of man's life. . . . The spirit wishes creation to attain perfection
through itself."
responsibility of translating the event into
the most undesirable publications to the
Thus we have in this collection of 18 essays, studies of leader-
action, of assuring prolonged interest in
status of best sellers. Those seeking the most
books that will extend far beyond the single desirable reading are misled thereby. Why is ship as recorded in the Bibile, of prophecy and false prophets, human-
ism,
the
Election of Israel, the Burning Bush, the Tree of Knowledge
Book Fair or the brief period set aside for
a platform given so freely to those who de-
and there is an essay on "Plato and Isaiah."
a Book Month.
grade our publishing field?
A number of prominent authors will be
The latter, based on Isaiah 6, contrasts the views of the prophet
We recognize, of course, the validity of
and those of the Greek philosopher. "Isaiah does not share Plato's
here to enhance the Book Fair celebration. fiction, of the contemporary novel, the sex
belief
that the spirit is a possession of man," Dr. Buber writes.
We'll hear a great deal about best sellers,
aspect in narratives. The respectable Jewish
"The man of spirit—such is the tradition from time immemorial—
and there will assuredly arise again the chal- Publication Society publishes worthy books
is one whom the spirit invades and seizes, whom the spirit uses as
lenge to readers—and especially to book re- of fiction and recently reprinted Ludwig
its garment, not one who houses the spirit. Spirit is an event, it is
viewers—as to whether, both in Book Fair Lewisohn's "The Island Within." What we
something that happens to man. The storm of the spirit sweeps
observances and their exhibitions and in the
deplore is that reviewers give the sex appeal
man where it wills, and then storms on into the world."
months to follow—the emphasis will be be priority, often to the exclusion of major valu-
Another point made by Dr. Buber: "Neither does Isaiah share
on the sensational, on the popularly accepted, able works that plead for recognition.
Plato's belief that power is man's possession. Power is vouchsafed man
* * *
or whether we can turn to the classical, to
to enable him to discharge his duties as God's lieutenant."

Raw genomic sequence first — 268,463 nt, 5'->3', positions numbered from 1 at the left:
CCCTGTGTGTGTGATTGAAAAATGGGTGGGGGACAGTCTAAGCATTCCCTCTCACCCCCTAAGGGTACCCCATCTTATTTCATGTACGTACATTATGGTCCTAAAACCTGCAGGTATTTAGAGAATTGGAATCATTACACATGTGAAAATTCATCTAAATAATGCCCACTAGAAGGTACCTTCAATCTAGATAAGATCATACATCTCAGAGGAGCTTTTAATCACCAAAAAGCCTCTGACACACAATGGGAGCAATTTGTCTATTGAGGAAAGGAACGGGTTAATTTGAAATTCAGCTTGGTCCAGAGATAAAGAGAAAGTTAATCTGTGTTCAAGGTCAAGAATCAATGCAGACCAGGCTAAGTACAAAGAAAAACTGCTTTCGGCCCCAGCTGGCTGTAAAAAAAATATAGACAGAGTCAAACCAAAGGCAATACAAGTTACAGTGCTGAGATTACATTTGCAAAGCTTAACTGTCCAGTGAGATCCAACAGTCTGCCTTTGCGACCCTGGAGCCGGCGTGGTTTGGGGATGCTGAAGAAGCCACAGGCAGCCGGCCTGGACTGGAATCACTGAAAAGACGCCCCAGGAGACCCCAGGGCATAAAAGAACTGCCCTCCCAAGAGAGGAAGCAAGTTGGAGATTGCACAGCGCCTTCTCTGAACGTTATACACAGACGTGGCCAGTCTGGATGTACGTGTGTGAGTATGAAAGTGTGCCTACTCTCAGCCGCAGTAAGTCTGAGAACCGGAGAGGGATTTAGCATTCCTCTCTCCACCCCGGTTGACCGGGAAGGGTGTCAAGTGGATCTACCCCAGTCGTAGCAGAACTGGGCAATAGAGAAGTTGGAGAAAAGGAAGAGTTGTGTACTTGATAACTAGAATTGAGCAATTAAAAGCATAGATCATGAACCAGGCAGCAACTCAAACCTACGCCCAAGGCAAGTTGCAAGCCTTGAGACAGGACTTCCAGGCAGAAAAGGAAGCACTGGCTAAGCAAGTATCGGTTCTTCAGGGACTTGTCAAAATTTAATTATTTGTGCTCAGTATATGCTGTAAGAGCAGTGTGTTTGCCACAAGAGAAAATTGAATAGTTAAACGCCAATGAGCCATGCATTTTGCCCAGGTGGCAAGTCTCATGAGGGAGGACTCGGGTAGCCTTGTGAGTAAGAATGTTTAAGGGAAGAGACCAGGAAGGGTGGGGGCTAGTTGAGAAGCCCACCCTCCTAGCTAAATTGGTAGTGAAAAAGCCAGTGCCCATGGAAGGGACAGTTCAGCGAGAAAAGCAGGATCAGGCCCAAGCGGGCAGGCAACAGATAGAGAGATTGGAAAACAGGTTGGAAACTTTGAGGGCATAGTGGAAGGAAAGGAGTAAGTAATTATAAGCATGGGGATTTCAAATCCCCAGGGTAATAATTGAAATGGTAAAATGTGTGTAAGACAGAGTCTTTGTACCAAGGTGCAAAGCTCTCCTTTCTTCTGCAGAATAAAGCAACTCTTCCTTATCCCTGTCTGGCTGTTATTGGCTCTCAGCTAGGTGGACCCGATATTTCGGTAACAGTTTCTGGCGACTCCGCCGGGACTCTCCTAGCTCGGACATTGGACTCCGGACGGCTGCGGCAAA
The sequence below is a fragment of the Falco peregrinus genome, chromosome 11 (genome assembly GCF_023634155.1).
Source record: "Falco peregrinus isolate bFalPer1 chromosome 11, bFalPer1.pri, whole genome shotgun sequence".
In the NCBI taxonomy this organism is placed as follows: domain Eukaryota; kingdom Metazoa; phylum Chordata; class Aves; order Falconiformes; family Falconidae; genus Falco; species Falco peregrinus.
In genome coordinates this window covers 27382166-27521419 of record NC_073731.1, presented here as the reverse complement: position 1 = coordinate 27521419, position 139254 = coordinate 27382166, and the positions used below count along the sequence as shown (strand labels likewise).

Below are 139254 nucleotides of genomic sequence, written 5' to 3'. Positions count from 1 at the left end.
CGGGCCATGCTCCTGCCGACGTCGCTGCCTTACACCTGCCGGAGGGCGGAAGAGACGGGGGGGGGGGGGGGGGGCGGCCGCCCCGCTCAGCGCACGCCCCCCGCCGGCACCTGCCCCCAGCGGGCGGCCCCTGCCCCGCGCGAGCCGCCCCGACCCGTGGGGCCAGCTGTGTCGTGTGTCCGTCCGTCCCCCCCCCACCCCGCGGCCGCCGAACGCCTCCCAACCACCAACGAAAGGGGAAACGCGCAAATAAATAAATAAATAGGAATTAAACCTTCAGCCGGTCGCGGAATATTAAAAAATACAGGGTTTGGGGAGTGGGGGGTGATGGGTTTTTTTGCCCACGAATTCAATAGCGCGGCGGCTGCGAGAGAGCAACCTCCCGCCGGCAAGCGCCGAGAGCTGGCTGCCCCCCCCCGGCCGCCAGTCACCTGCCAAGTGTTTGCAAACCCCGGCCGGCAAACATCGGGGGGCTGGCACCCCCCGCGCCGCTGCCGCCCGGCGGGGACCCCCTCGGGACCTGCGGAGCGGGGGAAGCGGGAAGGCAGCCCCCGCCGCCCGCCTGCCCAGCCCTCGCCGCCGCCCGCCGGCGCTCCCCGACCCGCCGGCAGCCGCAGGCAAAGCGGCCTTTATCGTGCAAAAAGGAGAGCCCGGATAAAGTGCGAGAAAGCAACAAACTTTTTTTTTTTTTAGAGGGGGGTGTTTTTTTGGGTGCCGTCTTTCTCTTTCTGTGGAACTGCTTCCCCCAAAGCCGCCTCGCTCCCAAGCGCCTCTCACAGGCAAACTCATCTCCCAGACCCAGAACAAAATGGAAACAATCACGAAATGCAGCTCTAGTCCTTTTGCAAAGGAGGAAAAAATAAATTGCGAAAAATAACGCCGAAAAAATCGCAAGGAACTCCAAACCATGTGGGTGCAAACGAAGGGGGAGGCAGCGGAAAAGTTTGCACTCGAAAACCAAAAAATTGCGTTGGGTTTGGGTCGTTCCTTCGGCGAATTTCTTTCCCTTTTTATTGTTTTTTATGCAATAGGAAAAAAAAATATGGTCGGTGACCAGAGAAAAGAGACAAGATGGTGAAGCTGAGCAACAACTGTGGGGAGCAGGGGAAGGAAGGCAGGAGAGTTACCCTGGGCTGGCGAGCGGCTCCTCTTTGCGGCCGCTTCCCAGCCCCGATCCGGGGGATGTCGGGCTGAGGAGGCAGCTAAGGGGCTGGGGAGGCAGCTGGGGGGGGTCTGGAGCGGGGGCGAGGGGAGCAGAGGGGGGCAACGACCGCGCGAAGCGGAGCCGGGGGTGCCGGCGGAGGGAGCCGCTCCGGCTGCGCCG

the historical analyses that demand attention.
We acclaim Book Fair because we know
Dr. Buber asserts: "The prophet's spirit does not, like Plato's,
* * *
that, in the main, the supporters of this believe that he possesses an abstract and general, a timeless concept
A Book Fair does, indeed, confront us great effort, the vast audiences that the pro- of truth. He always receives only one message fox' one situation. That is
with the challenge whether we will emphasize grams attract endorse the view of Milton: "A exactly why, after thousands of years, his words still address the
the soul and the legacy of Jewry in the pub- good book is the precious life-blood of a mas- changing situations in history."
Discussing "Redemption," dealing with Isaiah and the Deutero-
lished works or whether the sensation-seek- ter spirit, embalmed and treasured up on
Isaiah, Dr. Buber states that "through this work of liberating and
ing that has a temporary appeal will receive purpose to a life beyond life." But if we are
restoring humanity through the liberation and restoration of Israel,
preference.
going to embalm the more lasting literary
the servant becomes the 'covenant of the people': through him the
In many respects, our heritage has been works, we will be negating the very spirit
people are bound together into one people; in him the people com-
denuded in many of the book reviewing dem- of the book events we tow inaugurate for
pounding of the peoples is represented." There is this concluding
onstrations that are utilized as programing the current year.
assertion: "The people of Israel is called upon to be the herald and
appeals. But there are so many among the
pioneer of the redeemed world, the land of Israel to be its
Of course, there is respect for the book,
modern current creations that lend them- because there is general acceptance, to quote
center and the throne of the King. In this doctrine the biblical
selves to enrichment of our values as Jews Milton again, that "He who destroys a good
view of the unique significance of the connection between this
people and this land reaches its climax."
and our understanding of the world's needs book, kills reason itself." And because there
In his postscript as editor of this volume, Dr. Glatzer makes
as citizens, that we need re-evaluation of the is the universal respect for the book, we must i
mportant comments on Dr. Buber as teacher, who in an address (1918)
conditions which have led an over-sexed encourage the best in books.
'On
Youth and Religion" counseled the student "to attempt to under-
literary work to receive preference over the
Our Book Fair's sponsors certainly are s
labors of research conducted by our ablest dedicated to the higher ideals inherent in the tand the spirit of the Bible's original language, Hebrew—with an
1' nderstanding that has service as its aim; to approach the Bible as the
authors.
objectives of the celebration, and we applaud b asic documentation of the unconditional's effect on the spirit of the
* * *
their efforts. The current observance is ewish people . • . should read the Bible with an. appreciation of its
Arthur Hertzberg's "The French Enlight-
certain again to prove the seriousness of the r et tictrafoursmce, ubdust ualllsfouNrvm
ith
.,, an intuitive grasp of the suprapoetic element

Our Book Fair and Our Legacies

enment and the Jews" is among the most
noteworthy books of the year. Why isn't a
thorough work of research like his reviewed

L

undertaking and we welcome it among the
most effective and the most creative efforts s The interpretive essays by Dr. Glatzer splendidly supplement the
tudies f i n s p i r e d in
stuDdry. uBfuth
beer'B
s itvlour.ks, both serving as an encourage -
in our community.

ment for further